, Volume 235, Issue 3, pp 603–614 | Cite as

Respiratory complex I deficiency induces drought tolerance by impacting leaf stomatal and hydraulic conductances

  • Reda Djebbar
  • Touhami Rzigui
  • Pierre Pétriacq
  • Caroline Mauve
  • Pierrick Priault
  • Chantal Fresneau
  • Marianne De Paepe
  • Igor Florez-Sarasa
  • Ghouziel Benhassaine-Kesri
  • Peter Streb
  • Bertrand Gakière
  • Gabriel CornicEmail author
  • Rosine De Paepe
Original Article


To investigate the role of plant mitochondria in drought tolerance, the response to water deprivation was compared between Nicotiana sylvestris wild type (WT) plants and the CMSII respiratory complex I mutant, which has low-efficient respiration and photosynthesis, high levels of amino acids and pyridine nucleotides, and increased antioxidant capacity. We show that the delayed decrease in relative water content after water withholding in CMSII, as compared to WT leaves, is due to a lower stomatal conductance. The stomatal index and the abscisic acid (ABA) content were unaffected in well-watered mutant leaves, but the ABA/stomatal conductance relation was altered during drought, indicating that specific factors interact with ABA signalling. Leaf hydraulic conductance was lower in mutant leaves when compared to WT leaves and the role of oxidative aquaporin gating in attaining a maximum stomatal conductance is discussed. In addition, differences in leaf metabolic status between the mutant and the WT might contribute to the low stomatal conductance, as reported for TCA cycle-deficient plants. After withholding watering, TCA cycle derived organic acids declined more in CMSII leaves than in the WT, and ATP content decreased only in the CMSII. Moreover, in contrast to the WT, total free amino acid levels declined whilst soluble protein content increased in CMSII leaves, suggesting an accelerated amino acid remobilisation. We propose that oxidative and metabolic disturbances resulting from remodelled respiration in the absence of Complex I activity could be involved in bringing about the lower stomatal and hydraulic conductances.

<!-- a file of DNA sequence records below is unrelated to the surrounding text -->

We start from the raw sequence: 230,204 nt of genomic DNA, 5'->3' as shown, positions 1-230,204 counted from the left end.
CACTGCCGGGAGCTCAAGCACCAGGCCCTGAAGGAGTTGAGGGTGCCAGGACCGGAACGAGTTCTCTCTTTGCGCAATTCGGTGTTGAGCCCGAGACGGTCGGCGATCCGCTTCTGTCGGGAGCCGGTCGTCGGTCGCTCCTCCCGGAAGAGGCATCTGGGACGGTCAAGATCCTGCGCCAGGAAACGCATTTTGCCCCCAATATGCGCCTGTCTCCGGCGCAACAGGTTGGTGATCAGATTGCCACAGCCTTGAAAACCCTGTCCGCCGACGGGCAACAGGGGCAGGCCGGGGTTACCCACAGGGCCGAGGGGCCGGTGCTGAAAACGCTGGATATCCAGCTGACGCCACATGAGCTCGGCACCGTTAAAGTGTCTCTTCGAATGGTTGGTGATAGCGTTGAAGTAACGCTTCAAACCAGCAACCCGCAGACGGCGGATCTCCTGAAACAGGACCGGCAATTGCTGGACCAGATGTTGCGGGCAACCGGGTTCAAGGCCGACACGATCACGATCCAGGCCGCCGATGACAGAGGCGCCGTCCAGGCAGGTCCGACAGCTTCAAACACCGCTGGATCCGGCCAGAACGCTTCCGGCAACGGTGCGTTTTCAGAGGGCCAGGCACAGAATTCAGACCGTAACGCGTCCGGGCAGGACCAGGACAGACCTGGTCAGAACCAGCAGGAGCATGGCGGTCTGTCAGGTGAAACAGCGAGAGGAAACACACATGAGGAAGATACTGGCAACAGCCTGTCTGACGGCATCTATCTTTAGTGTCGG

Drought Mitochondria Nicotiana Pyridine nucleotides Stomatal and hydraulic conductances TCA cycle-derived metabolites 



Abscissic acid


Net CO2 assimilation by leaves

Ca, Ci, Cc, CO2

Molar ratios in the ambient atmosphere, the leaf intercellular air space and in the chloroplasts, respectively


Cytoplasmic male sterile


Stomatal conductance


Gas chromatography–time of flight-mass spectrometry


High-performance liquid chromatography


Leaf hydraulic conductance


Nicotinamide adenine dinucleotide


Relative water content


Reactive oxygen species


Ribulose 1,5-bisphosphate


Wild type

Π0, ΠTLP, Π80

Leaf osmotic potential at water saturation, turgor lost pressure (TLP) and after 5 days at a leaf relative water content (RWC) of 80%



This work was supported by the University Paris-Sud 11, the Centre National de la Recherche Scientifique, the French Ministry of Research, and the Algerian and Tunisian Ministries of Research. IF-S was funded by the Spanish Ministry of Science and Innovation (Grant BFU2008-01072/BFI). We wish to thank Drs. Michael Hodges and Guillaume Tcherkez (Institut de Biologie des Plantes, UMR CNRS 8618, Université Paris-Sud 11, Orsay, France) for carefully reading the manuscript and Roland Boyer (University Paris-Sud 11) for the photographic artwork. The constructive comments of two anonymous referees are gratefully acknowledged.


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Copyright information

© Springer-Verlag 2011

Authors and Affiliations

  • Reda Djebbar
    • 1
    • 2
    • 3
  • Touhami Rzigui
    • 2
    • 4
  • Pierre Pétriacq
    • 3
  • Caroline Mauve
    • 5
  • Pierrick Priault
    • 2
  • Chantal Fresneau
    • 2
  • Marianne De Paepe
    • 3
  • Igor Florez-Sarasa
    • 6
  • Ghouziel Benhassaine-Kesri
    • 7
  • Peter Streb
    • 2
  • Bertrand Gakière
    • 3
  • Gabriel Cornic
    • 2
    Email author
  • Rosine De Paepe
    • 3
  1. 1.Laboratoire de Physiologie et Biologie des Organismes, Faculté des Sciences BiologiquesUniversité des Sciences et de la Technologie Houari BoumedieneBab EzzouarAlgeria
  2. 2.Université Paris-Sud 11, Ecologie, Systématique et EvolutionOrsay CedexFrance
  3. 3.Université Paris-Sud 11, Institut de Biologie des PlantesOrsay CedexFrance
  4. 4.Département de BiologieLaboratoire de Physiologie et Biotechnologie Végétales, Faculté des Sciences de TunisTunisTunisia
  5. 5.Université Paris-Sud 11 Plateforme Métabolisme Métabolome, IFR87 La Plante et son Environnement, Institut de Biologie des PlantesOrsayFrance
  6. 6.Grup de Recerca en Biologia de les Plantes en Condicions Mediterrànies, Departament de BiologiaUniversitat de les Illes BalearsPalma de MallorcaSpain
  7. 7.Université Pierre et Marie Curie, Laboratoire de Physiologie Cellulaire et Moléculaire UMR 7180 CNRSIvry sur SeineFrance

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